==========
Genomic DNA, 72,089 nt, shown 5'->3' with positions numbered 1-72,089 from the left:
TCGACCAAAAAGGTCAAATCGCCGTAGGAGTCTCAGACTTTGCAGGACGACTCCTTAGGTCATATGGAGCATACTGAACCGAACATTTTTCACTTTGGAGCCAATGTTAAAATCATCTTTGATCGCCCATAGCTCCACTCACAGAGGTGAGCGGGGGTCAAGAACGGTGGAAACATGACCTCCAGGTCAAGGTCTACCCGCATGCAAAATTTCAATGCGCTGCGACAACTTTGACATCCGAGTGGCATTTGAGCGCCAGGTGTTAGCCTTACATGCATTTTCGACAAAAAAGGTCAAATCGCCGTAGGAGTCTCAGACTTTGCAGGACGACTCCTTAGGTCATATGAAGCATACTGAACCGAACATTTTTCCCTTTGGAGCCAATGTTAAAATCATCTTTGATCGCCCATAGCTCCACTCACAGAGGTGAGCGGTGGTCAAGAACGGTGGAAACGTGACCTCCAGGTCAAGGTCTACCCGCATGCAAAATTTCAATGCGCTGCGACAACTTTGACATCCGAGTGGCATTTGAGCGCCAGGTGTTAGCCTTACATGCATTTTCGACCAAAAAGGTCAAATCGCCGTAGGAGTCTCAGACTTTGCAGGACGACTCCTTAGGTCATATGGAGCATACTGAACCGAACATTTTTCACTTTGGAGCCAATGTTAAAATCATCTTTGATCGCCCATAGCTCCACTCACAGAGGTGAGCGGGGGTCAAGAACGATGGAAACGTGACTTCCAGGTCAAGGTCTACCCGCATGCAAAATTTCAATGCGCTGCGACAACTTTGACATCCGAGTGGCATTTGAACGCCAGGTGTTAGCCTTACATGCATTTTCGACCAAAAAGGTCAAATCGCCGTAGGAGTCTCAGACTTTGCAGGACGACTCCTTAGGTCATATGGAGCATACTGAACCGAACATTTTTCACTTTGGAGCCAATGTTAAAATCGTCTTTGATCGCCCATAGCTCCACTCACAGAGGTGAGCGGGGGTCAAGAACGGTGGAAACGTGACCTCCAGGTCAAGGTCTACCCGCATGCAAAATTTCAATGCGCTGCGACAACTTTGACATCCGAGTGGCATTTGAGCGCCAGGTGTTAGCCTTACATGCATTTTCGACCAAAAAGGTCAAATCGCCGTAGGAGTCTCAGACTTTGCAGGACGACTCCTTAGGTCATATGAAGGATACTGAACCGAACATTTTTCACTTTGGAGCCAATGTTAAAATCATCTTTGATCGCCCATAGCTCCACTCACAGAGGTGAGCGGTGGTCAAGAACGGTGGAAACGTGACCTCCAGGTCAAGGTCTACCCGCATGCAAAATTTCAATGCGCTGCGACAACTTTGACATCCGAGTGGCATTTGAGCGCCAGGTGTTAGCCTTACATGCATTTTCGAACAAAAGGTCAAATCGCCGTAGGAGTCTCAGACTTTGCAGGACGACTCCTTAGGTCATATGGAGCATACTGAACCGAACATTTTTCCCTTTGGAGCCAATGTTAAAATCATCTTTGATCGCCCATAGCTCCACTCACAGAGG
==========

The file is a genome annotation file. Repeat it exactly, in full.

Genomic DNA, 72,089 nt, shown 5'->3' with positions numbered 1-72,089 from the left:
TCGACCAAAAAGGTCAAATCGCCGTAGGAGTCTCAGACTTTGCAGGACGACTCCTTAGGTCATATGGAGCATACTGAACCGAACATTTTTCACTTTGGAGCCAATGTTAAAATCATCTTTGATCGCCCATAGCTCCACTCACAGAGGTGAGCGGGGGTCAAGAACGGTGGAAACATGACCTCCAGGTCAAGGTCTACCCGCATGCAAAATTTCAATGCGCTGCGACAACTTTGACATCCGAGTGGCATTTGAGCGCCAGGTGTTAGCCTTACATGCATTTTCGACAAAAAAGGTCAAATCGCCGTAGGAGTCTCAGACTTTGCAGGACGACTCCTTAGGTCATATGAAGCATACTGAACCGAACATTTTTCCCTTTGGAGCCAATGTTAAAATCATCTTTGATCGCCCATAGCTCCACTCACAGAGGTGAGCGGTGGTCAAGAACGGTGGAAACGTGACCTCCAGGTCAAGGTCTACCCGCATGCAAAATTTCAATGCGCTGCGACAACTTTGACATCCGAGTGGCATTTGAGCGCCAGGTGTTAGCCTTACATGCATTTTCGACCAAAAAGGTCAAATCGCCGTAGGAGTCTCAGACTTTGCAGGACGACTCCTTAGGTCATATGGAGCATACTGAACCGAACATTTTTCACTTTGGAGCCAATGTTAAAATCATCTTTGATCGCCCATAGCTCCACTCACAGAGGTGAGCGGGGGTCAAGAACGATGGAAACGTGACTTCCAGGTCAAGGTCTACCCGCATGCAAAATTTCAATGCGCTGCGACAACTTTGACATCCGAGTGGCATTTGAACGCCAGGTGTTAGCCTTACATGCATTTTCGACCAAAAAGGTCAAATCGCCGTAGGAGTCTCAGACTTTGCAGGACGACTCCTTAGGTCATATGGAGCATACTGAACCGAACATTTTTCACTTTGGAGCCAATGTTAAAATCGTCTTTGATCGCCCATAGCTCCACTCACAGAGGTGAGCGGGGGTCAAGAACGGTGGAAACGTGACCTCCAGGTCAAGGTCTACCCGCATGCAAAATTTCAATGCGCTGCGACAACTTTGACATCCGAGTGGCATTTGAGCGCCAGGTGTTAGCCTTACATGCATTTTCGACCAAAAAGGTCAAATCGCCGTAGGAGTCTCAGACTTTGCAGGACGACTCCTTAGGTCATATGAAGGATACTGAACCGAACATTTTTCACTTTGGAGCCAATGTTAAAATCATCTTTGATCGCCCATAGCTCCACTCACAGAGGTGAGCGGTGGTCAAGAACGGTGGAAACGTGACCTCCAGGTCAAGGTCTACCCGCATGCAAAATTTCAATGCGCTGCGACAACTTTGACATCCGAGTGGCATTTGAGCGCCAGGTGTTAGCCTTACATGCATTTTCGAACAAAAGGTCAAATCGCCGTAGGAGTCTCAGACTTTGCAGGACGACTCCTTAGGTCATATGGAGCATACTGAACCGAACATTTTTCCCTTTGGAGCCAATGTTAAAATCATCTTTGATCGCCCATAGCTCCACTCACAGAGG